In a move described as the latest "telecommunication mega-merger," wireless giant AT&T, the nation's second-largest carrier, has announced its intention to purchase DirectTV, the nation's single largest satellite television provider, for an estimated $50 billion.
According to Time magazine's Sam Gustin:
The proposed $50-billion merger between the two tech titans—which would be the largest telecom deal in years—is not unexpected, but multiple reports indicate a deal is closer than ever, perhaps just weeks away. AT&T and DirecTV are aiming to reshape the TV business at a time of rapid change in the industry. The deal would be another example of the decades-long consolidation of the telecom and cable industries.
The Wall Street Journal, citing unnamed sources familiar with the matter, reports the two companies are discussing a deal that would involve a mix of cash and AT&T stock. Executives hope to hammer out an agreement in the next few weeks. DirecTV shares shot up nearly 6% in early trading Tuesday on the deal talk.
News of the deal follows on the heals of an already pending mega-merger between cable giants Comcast and Time Warner cable which critics have sited as a deal that would further monopolize the communication's industry into fewer and fewer hands.
The New York Times reports, "People knowledgeable about both deals said that if AT&T and DirecTV announced a merger, it could complicate the review of Comcast’s bid for Time Warner Cable because antitrust regulators might want to consider both deals simultaneously."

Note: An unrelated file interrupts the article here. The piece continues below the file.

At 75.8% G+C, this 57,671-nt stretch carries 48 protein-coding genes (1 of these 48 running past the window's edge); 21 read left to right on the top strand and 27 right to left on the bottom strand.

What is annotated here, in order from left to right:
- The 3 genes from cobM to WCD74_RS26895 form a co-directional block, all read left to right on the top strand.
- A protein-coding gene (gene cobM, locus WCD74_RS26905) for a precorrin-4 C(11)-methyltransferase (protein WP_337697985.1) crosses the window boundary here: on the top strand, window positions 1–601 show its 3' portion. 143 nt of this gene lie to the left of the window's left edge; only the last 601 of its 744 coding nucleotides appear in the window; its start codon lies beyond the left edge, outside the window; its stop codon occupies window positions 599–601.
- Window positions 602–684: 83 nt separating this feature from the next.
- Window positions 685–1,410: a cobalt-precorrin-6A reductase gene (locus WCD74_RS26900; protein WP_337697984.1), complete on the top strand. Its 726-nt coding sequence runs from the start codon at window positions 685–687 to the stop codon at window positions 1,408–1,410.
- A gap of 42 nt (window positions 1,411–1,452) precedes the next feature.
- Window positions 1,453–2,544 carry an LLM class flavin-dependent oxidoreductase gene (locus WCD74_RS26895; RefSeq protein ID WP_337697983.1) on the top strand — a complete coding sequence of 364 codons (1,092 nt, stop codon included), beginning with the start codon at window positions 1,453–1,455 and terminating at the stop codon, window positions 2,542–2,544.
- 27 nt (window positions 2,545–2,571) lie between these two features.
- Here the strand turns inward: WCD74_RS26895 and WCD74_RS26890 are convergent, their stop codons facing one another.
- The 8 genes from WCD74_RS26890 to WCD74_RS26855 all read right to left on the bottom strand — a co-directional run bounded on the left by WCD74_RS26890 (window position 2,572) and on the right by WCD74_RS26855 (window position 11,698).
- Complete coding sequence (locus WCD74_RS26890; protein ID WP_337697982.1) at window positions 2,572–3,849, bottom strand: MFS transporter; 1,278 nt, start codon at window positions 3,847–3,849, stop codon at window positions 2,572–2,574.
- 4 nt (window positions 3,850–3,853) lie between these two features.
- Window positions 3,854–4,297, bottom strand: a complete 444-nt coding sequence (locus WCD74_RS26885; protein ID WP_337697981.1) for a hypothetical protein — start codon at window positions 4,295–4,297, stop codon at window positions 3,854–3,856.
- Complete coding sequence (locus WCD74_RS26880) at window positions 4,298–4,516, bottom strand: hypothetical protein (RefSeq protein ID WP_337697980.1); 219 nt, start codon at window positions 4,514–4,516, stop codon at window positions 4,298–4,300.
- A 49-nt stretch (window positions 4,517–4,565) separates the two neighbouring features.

And Reuters adds:
A combination of AT&T and DirecTV would create a pay television giant close in size to where Comcast will be if it completes its pending acquisition of Time Warner Cable. For that reason, the proposed merger is likely to face a prolonged battle to convince regulators to allow further consolidation in pay-TV.
"This is not the first time that AT&T and DirecTV have danced around the fire and thought if they could give it a go," said ReconAnalytics analyst Roger Entner.
"They both looked at each other for at least 10 years. Both kind of came to the conclusion that it was in the right environment. It makes a lot of sense to get together, but there was never the right regulatory environment for it."
Though it might make "a lot of sense" for the two corporations, it remains much less clear, however if such mergers are a good deal for consumers who have been increasingly marginalized as their cable and service options dwindle in an ever-concentrating marketplace.